Friday 30 September 2016

LISTEN: 'Open your eyes Greg' - the bizarre tape sent to Irishman in coma from notorious English gangster Reggie Kray

Published 11/09/2015 | 15:10

The package and headed paper that Vincent received at the hospital in 1995 (Photo: RTE Radio One Liveline)
The package and headed paper that Vincent received at the hospital in 1995 (Photo: RTE Radio One Liveline)
The 'Reggie Kray to Greg' tape that Vincent received at the hospital in 1995 (Photo: RTE Radio One Liveline)

An Irishman who was assaulted and left for dead was sent an extraordinary tape from notorious English gangster Reggie Kray, pleading with him to ‘open his eyes’.

  • Go To

Dubliner Greg Smith was 34 years of age when he was beaten up outside a pub where he lived in Dover, Kent.

The attack, which took place in 1995, hit local headlines as Greg was left in a coma with his injuries.

His brother Vincent Smith was keeping a bedside vigil when he received the bizarre tape from criminal Reggie Kray who was serving time in HM Prison Maidstone, Kent.

The 'Reggie Kray to Greg' tape that Vincent received at the hospital in 1995 (Photo: RTE Radio One Liveline)
The 'Reggie Kray to Greg' tape that Vincent received at the hospital in 1995 (Photo: RTE Radio One Liveline)

Twins Reggie and Ronnie Kray were well-known heads of organised crime in the East End of London in the 1950s and 1960s.

As West End nightclub owners, they enjoyed a celebrity status themselves and were regularly photographed with music and television stars.

The extraordinary tape was aired on RTE Radio One's Liveline for the first time in 20 years today, as Tom Hardy's biopic of the Kray twins 'Legend' hits cinemas.

Speaking today, Mr Smith said he was aware of the infamous Kray brothers when he received the package.

(You can hear Reggie Kray's message to Greg at 7.05 on the recording)

“I was aware of [Reggie Kray] but I didn’t know him personally, I’d never met them,” Mr Smith said.

“Reggie was in Maidstone Prison at the time, I’m presuming he saw the articles about Greg in the hospital.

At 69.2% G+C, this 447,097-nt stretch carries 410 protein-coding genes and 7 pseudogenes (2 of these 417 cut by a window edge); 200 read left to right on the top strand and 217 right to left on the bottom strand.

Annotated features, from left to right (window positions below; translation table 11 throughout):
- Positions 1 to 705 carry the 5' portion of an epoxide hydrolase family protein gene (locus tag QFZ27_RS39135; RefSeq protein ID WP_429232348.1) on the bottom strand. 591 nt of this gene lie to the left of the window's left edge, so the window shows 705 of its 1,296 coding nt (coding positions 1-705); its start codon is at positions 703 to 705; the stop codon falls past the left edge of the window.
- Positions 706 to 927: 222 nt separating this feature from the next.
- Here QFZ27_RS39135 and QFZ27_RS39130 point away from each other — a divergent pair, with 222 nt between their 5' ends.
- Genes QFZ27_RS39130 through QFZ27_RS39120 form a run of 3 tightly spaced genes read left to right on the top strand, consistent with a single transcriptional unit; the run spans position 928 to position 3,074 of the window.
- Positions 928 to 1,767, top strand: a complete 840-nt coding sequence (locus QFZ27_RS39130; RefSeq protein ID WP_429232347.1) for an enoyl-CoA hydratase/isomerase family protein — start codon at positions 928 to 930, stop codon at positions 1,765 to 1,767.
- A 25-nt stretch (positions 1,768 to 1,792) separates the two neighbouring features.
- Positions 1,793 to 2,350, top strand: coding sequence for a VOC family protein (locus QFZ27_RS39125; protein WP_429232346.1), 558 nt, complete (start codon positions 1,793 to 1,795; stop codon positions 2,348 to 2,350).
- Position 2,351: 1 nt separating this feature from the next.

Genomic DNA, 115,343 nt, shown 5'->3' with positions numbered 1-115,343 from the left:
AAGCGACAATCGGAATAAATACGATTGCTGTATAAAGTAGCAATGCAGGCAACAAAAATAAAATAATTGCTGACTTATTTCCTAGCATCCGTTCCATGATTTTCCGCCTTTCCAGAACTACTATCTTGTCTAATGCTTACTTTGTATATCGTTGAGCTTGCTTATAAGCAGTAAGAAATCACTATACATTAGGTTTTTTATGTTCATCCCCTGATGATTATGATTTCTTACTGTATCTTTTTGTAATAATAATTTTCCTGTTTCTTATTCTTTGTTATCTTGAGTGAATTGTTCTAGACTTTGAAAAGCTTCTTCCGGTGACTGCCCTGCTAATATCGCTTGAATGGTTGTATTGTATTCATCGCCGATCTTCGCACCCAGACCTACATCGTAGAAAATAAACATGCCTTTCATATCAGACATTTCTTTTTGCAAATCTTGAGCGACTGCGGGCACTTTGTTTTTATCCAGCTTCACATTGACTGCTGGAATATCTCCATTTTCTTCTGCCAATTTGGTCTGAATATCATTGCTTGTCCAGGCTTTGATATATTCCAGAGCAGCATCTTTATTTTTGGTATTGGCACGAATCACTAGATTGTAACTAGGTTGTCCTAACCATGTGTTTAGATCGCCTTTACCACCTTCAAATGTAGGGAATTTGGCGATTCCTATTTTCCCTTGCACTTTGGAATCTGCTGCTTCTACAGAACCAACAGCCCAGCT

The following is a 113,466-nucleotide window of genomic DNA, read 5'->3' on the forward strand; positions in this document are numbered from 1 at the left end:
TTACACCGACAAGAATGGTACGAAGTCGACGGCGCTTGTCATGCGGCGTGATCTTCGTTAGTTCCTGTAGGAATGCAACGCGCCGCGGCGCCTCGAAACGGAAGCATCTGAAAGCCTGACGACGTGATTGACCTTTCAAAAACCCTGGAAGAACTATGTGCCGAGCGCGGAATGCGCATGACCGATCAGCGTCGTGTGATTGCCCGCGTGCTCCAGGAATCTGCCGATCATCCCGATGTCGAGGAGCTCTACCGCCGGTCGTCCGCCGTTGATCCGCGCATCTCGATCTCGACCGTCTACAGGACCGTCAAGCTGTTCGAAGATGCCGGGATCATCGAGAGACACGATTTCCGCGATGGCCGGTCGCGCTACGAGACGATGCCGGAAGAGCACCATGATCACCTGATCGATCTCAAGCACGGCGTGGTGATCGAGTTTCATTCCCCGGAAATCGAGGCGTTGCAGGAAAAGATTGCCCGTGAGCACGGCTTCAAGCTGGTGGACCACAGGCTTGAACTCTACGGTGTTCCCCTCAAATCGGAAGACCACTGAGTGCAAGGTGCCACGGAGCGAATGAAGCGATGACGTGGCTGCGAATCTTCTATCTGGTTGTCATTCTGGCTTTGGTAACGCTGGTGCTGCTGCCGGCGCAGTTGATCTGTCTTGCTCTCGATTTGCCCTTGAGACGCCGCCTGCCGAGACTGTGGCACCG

“It was headed note paper and the cassette tape… It was signed off from Reggie Kray and I thought what’s this?

“I put the cassette tape in Greg’s Walkman and I put the tape on, I nearly went into a coma listening to the tape myself.”

The recording, which has been verified by an expert, hears Reggie Kray speaking slowly in his East London accent:

Hello Greg.

“This is your friend Reggie Kray speaking.

“Open your eyes. Open your eyes. Don’t hesitate.

“Just open your eyes. 

“And we can talk – I will shake your hand and we will talk. 

“This is Reggie Kray speaking. I wish to speak to you.

“Please open your eyes.

“Just do this Greg, open your eyes and talk to me.

“Don’t slip back, open your eyes.

“Greg, open your eyes and talk to me.

“This is Reggie Kray, your friend, I wish to talk to you.”

Vincent said he never played the tape to Greg, but described it as a ‘nice gesture’ form the infamous twin.

“It was a nice gesture of him, I never played it to Greg,” he said.

“I haven’t a clue why he sent it, I never looked further into it.

“The only thing I could think of was maybe Reggie knew of the bond I had with my brother from the newspaper reports, because he had his bond with his brother Ronnie.

“Greg passed away a few weeks afterwards I received the tape, he never woke up."

The tape was verified before the broadcast this afternoon by UK crime museum owner Andy Jones.

“I would say it is 1,000pc genuine,” Mr Jones said.

“I used to visit Reg Kray around that time, he would call me about a number of items as well.

“He had a tape recorder – he used to listen to it himself and then send them out himself as well.

“I can say that’s Reggie Kray.”

Mr Jones said Reggie Kray suffered from a number of illnesses in the 1990s and this could be a reason for what sounds like the effects of poor health on the tape.

“He suffered different kinds of illnesses and then he died in the year 2000. Those years he was in quite bad condition himself,” he said.

“The Krays were firm in their heyday. I know we have to think of the victims of that period, I don’t condone anything they did, but I know from themselves that they did mellow as time went on.

“It doesn’t take away from what they actually did, but they raised money for a lot of charities, believe it or not, they did a lot of good work off the back of what was a lot of bad in their heyday.”

Online Editors

Read More

Promoted articles

Editor's Choice

Also in Irish News